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Donna Guerra ('93 BSN), a new faculty member in The University of Alabama in Huntsville's (UAH) College of Nursing

Michael Mercier | UAH

Donna Guerra ('93 BSN), a new faculty member in The University of Alabama in Huntsville's (UAH) College of Nursing, witnessed first-hand the after-effects of two of Alabama's most horrifying natural disasters: Hurricane Katrina in 2005, and the Tornado Outbreak of 2011.

"During Hurricane Katrina, I was working as a surgical nurse at South Baldwin, the local hospital in Foley, AL. I was in a supervisory role, and worked during the storm. The hospital was on full lock down, but the surgery department remained fully staffed and did perform emergency surgeries during the storm," Guerra said. "Our area was spared of major destruction and our injury counts were few, but we were acutely aware of the challenges and devastation that our colleagues in Mississippi and Louisiana were experiencing.
"The 2011 tornado outbreak did not directly affect the area I was working in, but I was in graduate school at The University of Alabama (UA) in Tuscaloosa…I saw the aftermath of the storms and the devastation left in its path."

Guerra, a first-generation college student in her family reluctantly decided on nursing as a second alternative for a career. She initially wanted to study pharmacy. "When I was in high school, I worked for a family-owned pharmacy, and one of the things I loved about it was interacting with people and helping them. As a college student, I quickly learned that chemistry was not my forte. I began to consider other professions in healthcare, and nursing was a natural progression to continue to help others."

As a high school student Guerra didn't take any advanced placement or college preparatory courses in high school. But her family valued education and have always been very supportive and encouraged her to pursue her educational goals. Guerra was the recipient of numerous graduate scholarships while attending nursing school, such as the Nurse Educator Scholarship from the Alabama Board of Nursing, Hill Crest Foundation Endowed Scholarship, Jennifer Lee Davis Memorial Scholarship, and South Baldwin Regional Medical Center Auxiliary Medical Scholarship.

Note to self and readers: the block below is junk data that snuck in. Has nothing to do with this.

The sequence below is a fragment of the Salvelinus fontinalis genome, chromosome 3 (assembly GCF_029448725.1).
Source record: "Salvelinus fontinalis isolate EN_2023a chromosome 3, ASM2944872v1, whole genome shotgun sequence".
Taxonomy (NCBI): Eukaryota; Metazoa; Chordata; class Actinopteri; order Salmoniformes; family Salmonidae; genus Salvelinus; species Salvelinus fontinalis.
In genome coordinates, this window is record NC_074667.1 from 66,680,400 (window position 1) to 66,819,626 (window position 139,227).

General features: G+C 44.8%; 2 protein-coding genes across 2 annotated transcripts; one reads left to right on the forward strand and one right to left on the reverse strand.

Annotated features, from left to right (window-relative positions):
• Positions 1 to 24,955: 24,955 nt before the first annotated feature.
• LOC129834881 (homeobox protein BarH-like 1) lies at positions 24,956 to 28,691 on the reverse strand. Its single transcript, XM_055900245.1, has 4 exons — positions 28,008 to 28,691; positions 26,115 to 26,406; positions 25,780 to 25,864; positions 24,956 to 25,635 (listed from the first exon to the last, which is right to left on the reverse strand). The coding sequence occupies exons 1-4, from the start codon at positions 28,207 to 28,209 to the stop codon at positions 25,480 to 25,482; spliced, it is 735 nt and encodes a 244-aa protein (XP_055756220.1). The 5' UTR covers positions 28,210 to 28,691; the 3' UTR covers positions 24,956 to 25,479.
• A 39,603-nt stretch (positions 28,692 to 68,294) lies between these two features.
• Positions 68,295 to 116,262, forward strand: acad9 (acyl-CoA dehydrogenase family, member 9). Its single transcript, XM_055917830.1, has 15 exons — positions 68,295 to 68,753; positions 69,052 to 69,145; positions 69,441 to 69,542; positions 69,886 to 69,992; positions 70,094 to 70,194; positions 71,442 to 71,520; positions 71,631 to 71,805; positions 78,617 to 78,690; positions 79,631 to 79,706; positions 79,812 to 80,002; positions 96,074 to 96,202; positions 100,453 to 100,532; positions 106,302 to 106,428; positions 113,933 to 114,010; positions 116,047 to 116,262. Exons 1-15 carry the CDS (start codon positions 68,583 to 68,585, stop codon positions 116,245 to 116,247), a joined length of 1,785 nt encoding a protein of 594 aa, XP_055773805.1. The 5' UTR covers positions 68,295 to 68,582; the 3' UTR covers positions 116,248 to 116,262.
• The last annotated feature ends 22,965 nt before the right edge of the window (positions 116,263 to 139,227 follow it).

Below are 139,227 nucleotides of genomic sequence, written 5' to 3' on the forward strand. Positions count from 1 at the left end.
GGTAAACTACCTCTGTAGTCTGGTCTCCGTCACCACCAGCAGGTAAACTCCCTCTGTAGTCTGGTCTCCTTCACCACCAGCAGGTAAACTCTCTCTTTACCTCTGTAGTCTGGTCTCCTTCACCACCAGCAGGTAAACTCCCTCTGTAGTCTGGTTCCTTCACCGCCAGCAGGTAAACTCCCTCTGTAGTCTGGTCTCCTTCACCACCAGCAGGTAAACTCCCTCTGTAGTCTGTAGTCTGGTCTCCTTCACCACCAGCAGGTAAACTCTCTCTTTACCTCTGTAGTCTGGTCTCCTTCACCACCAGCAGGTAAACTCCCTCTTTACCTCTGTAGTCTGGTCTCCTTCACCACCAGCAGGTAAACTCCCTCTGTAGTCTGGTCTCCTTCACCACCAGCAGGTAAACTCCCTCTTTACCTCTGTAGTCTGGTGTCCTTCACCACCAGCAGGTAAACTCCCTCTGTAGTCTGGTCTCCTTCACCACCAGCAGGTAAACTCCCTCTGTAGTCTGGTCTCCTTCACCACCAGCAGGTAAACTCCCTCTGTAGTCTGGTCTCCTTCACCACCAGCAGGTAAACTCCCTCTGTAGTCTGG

"I had a wonderful experience at UAH as an undergraduate student, and I am fortunate to have received a strong foundation in my nursing education," Guerra said. "Teaching at UAH seemed like a natural fit for me, and I enjoy being back in the College of Nursing. The nursing faculty at UAH is made up of the finest clinicians and educators in nursing. It is my privilege to work alongside and learn from them."

Guerra has worked as a nurse specialist in some very interesting jobs, including as a clinical coordinator and case manager at Healogics The Wound Care and Hyperbaric Medicine Center, and the Director of Infection Prevention. Both jobs were at the South Baldwin Regional Medical Center in Foley.

At the Wound Care and Hyperbaric Medicine Center, Guerra served as the Clinical Coordinator and Case Manager. "I found a true passion for wound care, and enjoyed the nurse-patient relationships that working in a community setting allows."